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Why Is Obama Visiting a Port on Thursday? Why Is Obama Visiting a Port on Thursday?

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Congress

Why Is Obama Visiting a Port on Thursday?

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Container ships are loaded and unloaded at the Port of Los Angeles.(AP Photo/Reed Saxon)

In the first of a series of speeches this summer intended to get the nation refocused on the economic recovery, President Obama on Wednesday brought up a topic that may surprise some: the nation's port infrastructure.

After spending much of his Galesburg, Ill., speech in recounting the nation's recent economic hardships and criticizing Republicans for standing in the way of an accelerated recovery, Obama previewed "what I'll be fighting for and why." And, right up top, he promised to do something about, of all things, ports:

 

Tomorrow, I'll also visit the port of Jacksonville, Florida, to offer new ideas for doing what America has always done best: building things. We've got ports that aren't ready for the new supertankers that will begin passing through the new Panama Canal in two years' time.

So, what's he talking about? The Panama Canal is undergoing one of its largest-ever expansions, a move that opens it up to larger ships that can carry as much as three times as much cargo. Once they get through, they have to unload somewhere—the Caribbean, Latin America, or at one of the dozen or so ports that line the East and Gulf Coasts. But to take on the bigger ships, many of the nation's ports need deeper harbors. And to deepen their harbors, they'll have to navigate the awkward politics of Congress.

Harbor-deepening projects were typically authorized every two years in an omnibus bill known as the Water Resources Development Act. But six years have lapsed since the last was passed. The projects in the bill are considered earmarks and, with the House ban on earmarks, that means lawmakers there are hamstrung.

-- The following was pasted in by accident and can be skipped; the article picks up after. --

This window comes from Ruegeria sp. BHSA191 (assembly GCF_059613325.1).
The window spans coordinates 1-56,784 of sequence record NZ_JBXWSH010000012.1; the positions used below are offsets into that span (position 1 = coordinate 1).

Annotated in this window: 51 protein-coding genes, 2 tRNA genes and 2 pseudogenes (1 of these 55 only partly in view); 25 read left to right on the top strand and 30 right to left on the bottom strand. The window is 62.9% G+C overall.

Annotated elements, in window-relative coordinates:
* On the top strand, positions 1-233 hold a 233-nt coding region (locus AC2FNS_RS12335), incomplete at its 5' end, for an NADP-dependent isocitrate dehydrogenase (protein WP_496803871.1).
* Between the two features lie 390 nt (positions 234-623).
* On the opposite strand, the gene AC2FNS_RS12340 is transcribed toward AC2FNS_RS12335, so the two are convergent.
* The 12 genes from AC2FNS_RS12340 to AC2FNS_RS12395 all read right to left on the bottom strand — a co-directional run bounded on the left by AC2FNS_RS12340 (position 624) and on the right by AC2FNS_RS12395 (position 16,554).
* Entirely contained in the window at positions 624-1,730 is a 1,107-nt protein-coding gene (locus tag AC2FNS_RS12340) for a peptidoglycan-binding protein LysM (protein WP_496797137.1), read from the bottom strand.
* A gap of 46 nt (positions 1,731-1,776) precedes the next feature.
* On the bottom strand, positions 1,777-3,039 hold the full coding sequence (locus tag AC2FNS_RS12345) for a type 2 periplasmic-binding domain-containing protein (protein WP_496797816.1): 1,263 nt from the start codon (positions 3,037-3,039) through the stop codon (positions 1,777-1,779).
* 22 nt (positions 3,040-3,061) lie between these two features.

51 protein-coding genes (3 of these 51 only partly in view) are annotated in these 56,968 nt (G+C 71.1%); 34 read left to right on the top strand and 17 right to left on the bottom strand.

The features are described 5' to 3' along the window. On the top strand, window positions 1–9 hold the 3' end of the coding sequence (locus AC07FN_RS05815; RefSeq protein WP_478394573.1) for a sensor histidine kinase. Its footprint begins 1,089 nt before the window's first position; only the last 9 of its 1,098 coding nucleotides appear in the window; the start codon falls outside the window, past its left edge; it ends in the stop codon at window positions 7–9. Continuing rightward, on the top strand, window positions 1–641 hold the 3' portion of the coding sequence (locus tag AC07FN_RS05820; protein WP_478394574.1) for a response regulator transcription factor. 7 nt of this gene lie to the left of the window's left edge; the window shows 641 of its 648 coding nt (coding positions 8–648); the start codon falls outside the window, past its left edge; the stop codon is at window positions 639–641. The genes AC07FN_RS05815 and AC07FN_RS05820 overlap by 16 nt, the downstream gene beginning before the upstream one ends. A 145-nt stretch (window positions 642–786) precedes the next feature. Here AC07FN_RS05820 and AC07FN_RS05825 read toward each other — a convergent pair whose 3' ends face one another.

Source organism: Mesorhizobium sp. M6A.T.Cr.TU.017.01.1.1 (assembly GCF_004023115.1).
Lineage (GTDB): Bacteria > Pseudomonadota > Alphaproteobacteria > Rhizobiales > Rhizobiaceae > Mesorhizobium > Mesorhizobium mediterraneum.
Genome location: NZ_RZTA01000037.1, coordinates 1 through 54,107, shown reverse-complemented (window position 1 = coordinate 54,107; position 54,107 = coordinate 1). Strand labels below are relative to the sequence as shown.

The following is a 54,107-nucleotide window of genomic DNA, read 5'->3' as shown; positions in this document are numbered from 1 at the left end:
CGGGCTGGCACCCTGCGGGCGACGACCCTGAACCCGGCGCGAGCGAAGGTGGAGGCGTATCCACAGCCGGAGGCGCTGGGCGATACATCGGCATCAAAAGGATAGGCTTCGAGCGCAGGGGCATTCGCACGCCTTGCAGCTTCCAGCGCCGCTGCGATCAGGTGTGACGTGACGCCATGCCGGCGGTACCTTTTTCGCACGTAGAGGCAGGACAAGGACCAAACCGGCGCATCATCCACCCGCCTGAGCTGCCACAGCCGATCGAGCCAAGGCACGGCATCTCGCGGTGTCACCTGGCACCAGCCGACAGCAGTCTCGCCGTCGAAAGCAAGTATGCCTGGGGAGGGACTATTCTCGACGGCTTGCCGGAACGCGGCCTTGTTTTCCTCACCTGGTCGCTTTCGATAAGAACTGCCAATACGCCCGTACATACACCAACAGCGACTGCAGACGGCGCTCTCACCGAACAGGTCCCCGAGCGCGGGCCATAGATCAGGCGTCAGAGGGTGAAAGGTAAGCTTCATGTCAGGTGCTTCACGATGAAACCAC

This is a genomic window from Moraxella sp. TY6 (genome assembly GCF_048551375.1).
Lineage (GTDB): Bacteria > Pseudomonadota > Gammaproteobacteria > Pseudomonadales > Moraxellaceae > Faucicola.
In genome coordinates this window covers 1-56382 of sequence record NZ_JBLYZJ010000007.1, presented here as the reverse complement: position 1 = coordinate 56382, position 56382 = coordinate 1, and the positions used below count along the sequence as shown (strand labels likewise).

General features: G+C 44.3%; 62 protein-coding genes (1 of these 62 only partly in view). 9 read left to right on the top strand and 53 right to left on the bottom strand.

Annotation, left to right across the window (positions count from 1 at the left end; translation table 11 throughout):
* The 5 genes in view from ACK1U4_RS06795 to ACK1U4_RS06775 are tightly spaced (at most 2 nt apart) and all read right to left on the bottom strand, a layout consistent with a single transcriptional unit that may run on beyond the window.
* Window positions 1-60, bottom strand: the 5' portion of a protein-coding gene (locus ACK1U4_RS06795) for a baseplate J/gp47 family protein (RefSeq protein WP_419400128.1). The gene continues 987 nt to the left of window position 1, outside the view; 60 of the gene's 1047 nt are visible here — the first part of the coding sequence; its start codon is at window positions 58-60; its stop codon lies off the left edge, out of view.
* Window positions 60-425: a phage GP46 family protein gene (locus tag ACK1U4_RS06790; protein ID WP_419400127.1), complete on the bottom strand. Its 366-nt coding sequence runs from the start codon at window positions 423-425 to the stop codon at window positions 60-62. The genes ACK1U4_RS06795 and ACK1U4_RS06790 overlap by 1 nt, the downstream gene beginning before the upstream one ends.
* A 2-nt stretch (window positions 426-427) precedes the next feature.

Here's how National Journal Daily's Amy Harder, Fawn Johnson, and Rebecca Kaplan explain the problem in a story today:

Without the earmarks, the law as written would shift most of the decision-making from Congress to the [Army Corps of Engineers], which is what the Senate bill does.

Over the past few months, [House Transportation and Infrastructure Committee Chairman Bill] Shuster has tried to present this basic conundrum both in public speeches and in private meetings with fellow lawmakers: You either earmark projects, or you give more power to the administration. "I have to make sure that I explain to my conference that if you do it in a new way—as opposed to the way we used to do it—we will cede our power to the executive branch," Shuster said at a speech in March to the National Waterways Conference.

For America's ports to take advantage of the newer, bigger ships (and the economic activity they would bring), Congress has to act. And for Congress to act, the House earmark ban has to be reckoned with. And that's an uphill battle, the writers explain:

The 2007 bill became law only after both chambers of Congress voted to override a veto by then-President George W. Bush; it called for almost $23 billion in spending across roughly 900 earmarks.

 

That may sound like a lot, but such investments are well worth it, the Army Corps of Engineers found in a report last year:

Despite the recent worldwide recession, the expected general trend for international trade is one of continued growth as the world's population and standard of living grow. As international trade expands, the number of post-Panamax vessels is expected to increase. The Nation's ability to attract these vessels and allow efficient use of their capacity is the key to realizing the transportation cost savings these vessels represent. For example, the Corps investigation of the Port of Savannah indicates a $652 million dollar investment where the benefits far exceed the cost.

The nation could stand to gain a lot, economically, if only Congress can circumnavigate its own earmark ban.

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